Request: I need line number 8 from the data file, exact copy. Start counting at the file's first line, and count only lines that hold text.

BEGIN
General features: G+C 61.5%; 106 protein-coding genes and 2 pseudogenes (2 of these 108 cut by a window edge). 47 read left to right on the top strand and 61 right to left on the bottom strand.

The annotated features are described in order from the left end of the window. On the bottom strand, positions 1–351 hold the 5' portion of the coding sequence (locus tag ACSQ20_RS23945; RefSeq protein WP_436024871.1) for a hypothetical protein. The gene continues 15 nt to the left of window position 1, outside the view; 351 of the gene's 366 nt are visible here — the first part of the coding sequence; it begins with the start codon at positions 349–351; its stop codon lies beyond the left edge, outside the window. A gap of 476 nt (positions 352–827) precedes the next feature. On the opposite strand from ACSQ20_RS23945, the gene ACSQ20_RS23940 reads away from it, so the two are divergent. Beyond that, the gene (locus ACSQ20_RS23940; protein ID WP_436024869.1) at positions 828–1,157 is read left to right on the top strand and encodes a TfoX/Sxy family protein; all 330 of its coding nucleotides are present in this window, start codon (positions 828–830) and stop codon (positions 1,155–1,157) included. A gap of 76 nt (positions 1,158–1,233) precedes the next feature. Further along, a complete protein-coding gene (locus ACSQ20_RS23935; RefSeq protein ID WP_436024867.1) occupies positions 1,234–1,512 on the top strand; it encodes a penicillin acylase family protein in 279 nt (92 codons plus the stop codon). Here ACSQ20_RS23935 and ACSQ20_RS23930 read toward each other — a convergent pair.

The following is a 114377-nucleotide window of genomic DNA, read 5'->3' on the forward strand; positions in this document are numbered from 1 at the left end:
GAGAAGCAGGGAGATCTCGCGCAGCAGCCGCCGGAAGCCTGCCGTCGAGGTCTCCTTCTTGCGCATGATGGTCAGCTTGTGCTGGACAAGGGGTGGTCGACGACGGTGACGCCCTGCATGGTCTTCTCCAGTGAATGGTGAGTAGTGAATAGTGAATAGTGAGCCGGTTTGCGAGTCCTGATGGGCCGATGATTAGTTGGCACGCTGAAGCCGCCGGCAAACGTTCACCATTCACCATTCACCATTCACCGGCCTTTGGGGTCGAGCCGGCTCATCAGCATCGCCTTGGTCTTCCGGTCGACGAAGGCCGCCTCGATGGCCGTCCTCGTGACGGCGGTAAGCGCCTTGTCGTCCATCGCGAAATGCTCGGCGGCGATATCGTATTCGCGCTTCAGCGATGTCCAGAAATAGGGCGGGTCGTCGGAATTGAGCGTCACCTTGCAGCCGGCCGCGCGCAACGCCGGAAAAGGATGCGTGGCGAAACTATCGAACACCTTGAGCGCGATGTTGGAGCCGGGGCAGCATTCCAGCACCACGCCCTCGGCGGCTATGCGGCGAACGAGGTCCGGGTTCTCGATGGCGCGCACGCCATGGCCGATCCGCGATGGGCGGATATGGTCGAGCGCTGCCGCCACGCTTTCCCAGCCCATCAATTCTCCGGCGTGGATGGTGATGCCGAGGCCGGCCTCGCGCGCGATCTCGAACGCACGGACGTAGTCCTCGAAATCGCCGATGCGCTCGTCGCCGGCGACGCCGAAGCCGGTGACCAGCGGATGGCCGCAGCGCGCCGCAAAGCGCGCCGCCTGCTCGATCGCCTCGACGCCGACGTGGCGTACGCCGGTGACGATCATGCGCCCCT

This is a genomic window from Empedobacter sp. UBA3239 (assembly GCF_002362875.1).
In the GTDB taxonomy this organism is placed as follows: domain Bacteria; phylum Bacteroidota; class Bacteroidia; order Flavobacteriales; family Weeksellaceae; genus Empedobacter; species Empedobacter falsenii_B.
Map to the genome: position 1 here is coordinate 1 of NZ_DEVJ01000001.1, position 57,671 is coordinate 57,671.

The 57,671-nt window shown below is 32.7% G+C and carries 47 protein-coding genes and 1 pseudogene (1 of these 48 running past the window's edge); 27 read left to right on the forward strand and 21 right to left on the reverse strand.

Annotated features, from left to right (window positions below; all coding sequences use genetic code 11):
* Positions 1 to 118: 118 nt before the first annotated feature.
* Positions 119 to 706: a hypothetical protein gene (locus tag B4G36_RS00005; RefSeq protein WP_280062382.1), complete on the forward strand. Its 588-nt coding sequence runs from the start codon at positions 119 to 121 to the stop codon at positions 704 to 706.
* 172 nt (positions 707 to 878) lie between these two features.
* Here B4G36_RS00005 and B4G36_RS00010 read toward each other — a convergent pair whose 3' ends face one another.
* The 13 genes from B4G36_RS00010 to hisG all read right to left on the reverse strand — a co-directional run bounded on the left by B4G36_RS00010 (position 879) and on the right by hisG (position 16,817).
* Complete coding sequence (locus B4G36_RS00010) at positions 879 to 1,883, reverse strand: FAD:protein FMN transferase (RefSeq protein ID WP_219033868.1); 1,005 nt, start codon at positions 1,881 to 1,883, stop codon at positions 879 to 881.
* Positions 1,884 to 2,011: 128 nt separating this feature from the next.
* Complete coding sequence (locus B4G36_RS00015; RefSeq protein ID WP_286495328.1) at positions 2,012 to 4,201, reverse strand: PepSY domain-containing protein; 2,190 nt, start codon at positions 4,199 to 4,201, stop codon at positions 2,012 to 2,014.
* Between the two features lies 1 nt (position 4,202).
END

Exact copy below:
The 57,671-nt window shown below is 32.7% G+C and carries 47 protein-coding genes and 1 pseudogene (1 of these 48 running past the window's edge); 27 read left to right on the forward strand and 21 right to left on the reverse strand.